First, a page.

Eun Sungs, chairman of the Financial Services Commission (FSC), South Korea’s top financial regulator, warned that all cryptocurrency exchanges in South Korea may be closed. He said that South Korea currently has about 200 cryptocurrency exchanges.
South Korea may close all cryptocurrency exchanges
In the plenary meeting of the Political Affairs Committee of the National Assembly last week, the Korea Times quoted Chairman Eun as saying:
Once a special financial law goes into effect, all 200 cryptocurrency exchanges across the country may be closed after September.
Chairman Eun explained that according to the revised “Special Funds Law” (“Reporting and Use of Specific Financial Transaction Information Law”), a cryptocurrency exchange must be registered on the FSC. He revealed: “We are now accepting applications from them to formally register their business before the timetable, but so far no exchange operator has submitted an application.” Since no company has been registered yet, he warned: “They may be in 9 The month closed suddenly.”
The revised “Special Funds Act” came into effect on March 25, and its provisions will take effect on September 24 after a six-month grace period. The amendment requires cryptocurrency providers, including cryptocurrency exchanges, to meet requirements such as obtaining information security management system (ISMS) certification and issuing real-name accounts.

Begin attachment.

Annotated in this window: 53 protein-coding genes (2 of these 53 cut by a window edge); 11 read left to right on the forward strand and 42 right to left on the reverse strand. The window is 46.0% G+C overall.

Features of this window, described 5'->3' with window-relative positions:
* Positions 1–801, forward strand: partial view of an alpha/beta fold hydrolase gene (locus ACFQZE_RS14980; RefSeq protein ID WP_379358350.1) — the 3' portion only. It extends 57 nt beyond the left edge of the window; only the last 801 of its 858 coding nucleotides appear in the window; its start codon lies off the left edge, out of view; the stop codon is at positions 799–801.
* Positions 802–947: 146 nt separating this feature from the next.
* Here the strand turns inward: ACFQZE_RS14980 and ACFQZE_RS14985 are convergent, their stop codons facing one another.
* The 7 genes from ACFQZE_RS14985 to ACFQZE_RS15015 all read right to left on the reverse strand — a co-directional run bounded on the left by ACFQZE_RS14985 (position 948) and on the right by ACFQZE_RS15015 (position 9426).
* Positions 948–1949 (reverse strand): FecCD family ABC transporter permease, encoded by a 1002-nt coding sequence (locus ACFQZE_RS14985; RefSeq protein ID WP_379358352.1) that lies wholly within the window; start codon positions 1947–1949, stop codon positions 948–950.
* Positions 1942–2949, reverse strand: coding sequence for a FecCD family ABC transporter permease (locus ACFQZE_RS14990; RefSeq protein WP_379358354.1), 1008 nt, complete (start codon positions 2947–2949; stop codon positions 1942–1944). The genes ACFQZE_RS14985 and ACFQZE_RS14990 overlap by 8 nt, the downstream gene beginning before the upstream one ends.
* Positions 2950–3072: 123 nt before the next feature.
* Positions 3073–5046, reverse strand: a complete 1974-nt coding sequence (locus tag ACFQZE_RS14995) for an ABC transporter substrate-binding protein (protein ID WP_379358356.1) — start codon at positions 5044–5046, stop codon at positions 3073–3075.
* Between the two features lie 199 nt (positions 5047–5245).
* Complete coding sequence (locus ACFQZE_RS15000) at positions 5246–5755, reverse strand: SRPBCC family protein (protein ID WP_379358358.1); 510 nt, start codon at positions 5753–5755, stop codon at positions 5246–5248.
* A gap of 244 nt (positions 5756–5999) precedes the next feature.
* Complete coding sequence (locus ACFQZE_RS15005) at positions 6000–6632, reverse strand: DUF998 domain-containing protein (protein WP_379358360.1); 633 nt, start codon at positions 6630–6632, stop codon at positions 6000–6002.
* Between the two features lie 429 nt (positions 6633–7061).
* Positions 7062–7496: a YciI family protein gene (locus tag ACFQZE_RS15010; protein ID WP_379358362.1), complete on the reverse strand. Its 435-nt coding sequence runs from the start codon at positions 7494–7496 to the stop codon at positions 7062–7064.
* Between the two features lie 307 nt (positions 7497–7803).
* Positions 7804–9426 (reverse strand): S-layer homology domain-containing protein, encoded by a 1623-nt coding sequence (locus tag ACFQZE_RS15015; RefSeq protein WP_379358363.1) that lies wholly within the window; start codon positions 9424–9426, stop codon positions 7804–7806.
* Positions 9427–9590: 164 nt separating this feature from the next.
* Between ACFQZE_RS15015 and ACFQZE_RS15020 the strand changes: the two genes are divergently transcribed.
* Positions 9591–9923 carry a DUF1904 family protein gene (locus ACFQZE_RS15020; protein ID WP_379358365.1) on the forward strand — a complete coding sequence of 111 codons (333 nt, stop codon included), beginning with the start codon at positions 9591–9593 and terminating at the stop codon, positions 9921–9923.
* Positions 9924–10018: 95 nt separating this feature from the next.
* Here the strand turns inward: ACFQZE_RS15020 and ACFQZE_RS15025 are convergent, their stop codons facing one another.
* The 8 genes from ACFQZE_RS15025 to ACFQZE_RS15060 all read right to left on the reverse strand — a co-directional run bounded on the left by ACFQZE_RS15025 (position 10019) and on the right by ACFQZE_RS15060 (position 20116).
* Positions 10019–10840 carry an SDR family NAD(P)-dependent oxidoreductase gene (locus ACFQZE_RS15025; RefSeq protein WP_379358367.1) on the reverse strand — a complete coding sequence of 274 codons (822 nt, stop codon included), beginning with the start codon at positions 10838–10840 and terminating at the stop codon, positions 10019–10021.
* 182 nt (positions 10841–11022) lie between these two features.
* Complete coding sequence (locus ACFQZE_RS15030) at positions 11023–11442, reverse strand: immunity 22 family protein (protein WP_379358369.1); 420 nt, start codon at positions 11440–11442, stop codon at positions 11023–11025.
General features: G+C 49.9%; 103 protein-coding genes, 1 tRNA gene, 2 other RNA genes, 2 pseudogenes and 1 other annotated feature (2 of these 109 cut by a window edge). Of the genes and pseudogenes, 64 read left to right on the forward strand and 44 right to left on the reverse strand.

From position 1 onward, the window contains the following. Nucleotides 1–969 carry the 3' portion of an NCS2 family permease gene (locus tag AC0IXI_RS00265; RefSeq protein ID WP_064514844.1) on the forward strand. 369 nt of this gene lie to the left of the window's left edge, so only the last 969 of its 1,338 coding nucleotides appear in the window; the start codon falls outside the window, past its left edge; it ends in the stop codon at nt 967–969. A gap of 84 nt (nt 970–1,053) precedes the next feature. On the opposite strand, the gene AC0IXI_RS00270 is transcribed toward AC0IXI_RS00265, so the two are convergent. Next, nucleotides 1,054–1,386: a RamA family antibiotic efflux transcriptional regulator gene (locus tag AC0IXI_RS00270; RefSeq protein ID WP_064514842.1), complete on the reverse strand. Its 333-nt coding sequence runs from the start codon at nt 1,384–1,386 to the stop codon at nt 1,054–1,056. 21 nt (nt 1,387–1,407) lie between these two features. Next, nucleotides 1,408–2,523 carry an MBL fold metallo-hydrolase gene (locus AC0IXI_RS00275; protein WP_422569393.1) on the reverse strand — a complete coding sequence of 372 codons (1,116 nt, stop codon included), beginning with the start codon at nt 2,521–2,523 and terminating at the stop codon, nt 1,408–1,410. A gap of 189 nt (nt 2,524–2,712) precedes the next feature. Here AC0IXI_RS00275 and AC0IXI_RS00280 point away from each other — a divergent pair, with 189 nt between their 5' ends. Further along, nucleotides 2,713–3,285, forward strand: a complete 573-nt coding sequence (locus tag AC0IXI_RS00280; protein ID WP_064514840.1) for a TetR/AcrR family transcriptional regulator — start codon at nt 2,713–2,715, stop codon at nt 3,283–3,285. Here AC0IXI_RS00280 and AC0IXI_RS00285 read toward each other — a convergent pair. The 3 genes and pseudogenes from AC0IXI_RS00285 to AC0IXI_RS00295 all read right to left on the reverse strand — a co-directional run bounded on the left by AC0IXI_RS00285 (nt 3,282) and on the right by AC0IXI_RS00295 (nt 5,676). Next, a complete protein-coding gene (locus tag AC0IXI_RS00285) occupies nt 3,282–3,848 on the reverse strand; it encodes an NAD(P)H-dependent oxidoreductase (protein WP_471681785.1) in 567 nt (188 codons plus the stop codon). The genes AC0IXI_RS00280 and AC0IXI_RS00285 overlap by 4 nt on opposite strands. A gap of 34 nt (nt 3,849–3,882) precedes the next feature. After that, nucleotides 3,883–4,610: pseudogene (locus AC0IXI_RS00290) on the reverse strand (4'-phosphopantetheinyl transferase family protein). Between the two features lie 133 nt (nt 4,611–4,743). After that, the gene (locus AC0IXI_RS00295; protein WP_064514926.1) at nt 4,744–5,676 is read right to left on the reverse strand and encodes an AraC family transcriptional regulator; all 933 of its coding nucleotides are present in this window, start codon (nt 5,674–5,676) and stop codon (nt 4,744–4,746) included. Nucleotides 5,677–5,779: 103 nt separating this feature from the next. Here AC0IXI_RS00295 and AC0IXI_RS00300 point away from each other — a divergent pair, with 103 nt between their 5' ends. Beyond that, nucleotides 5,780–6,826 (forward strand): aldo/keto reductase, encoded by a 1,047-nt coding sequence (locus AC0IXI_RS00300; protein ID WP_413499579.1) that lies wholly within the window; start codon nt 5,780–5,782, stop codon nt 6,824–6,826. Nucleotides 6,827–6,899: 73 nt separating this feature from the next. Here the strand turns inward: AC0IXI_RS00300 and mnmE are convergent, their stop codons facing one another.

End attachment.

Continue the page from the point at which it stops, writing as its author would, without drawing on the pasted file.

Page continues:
The Financial Services Commission is responsible for registering cryptocurrency exchanges that meet these requirements. However, many crypto exchanges are concerned that they may not be able to meet the requirements, especially the requirements for real-name accounts, which may cause a large number of exchanges to close.
Chairman Eun pointed out that cryptocurrency is not a currency, emphasizing that the government has repeatedly warned investors that its “sudden price fluctuations are dangerous.”
In addition, the FSC chairman stated that the profits from cryptocurrency investments will be taxed from next year. The Ministry of Strategy and Finance announced in February that starting from 2022, cryptocurrency transactions generated by revenue will be classified as other revenue and will be taxed at a rate of 20%.
Last week, the Seoul Metropolitan Government’s tax department seized approximately $25 million worth of cryptocurrency from hundreds of cryptocurrency investors who were in arrears with taxes.
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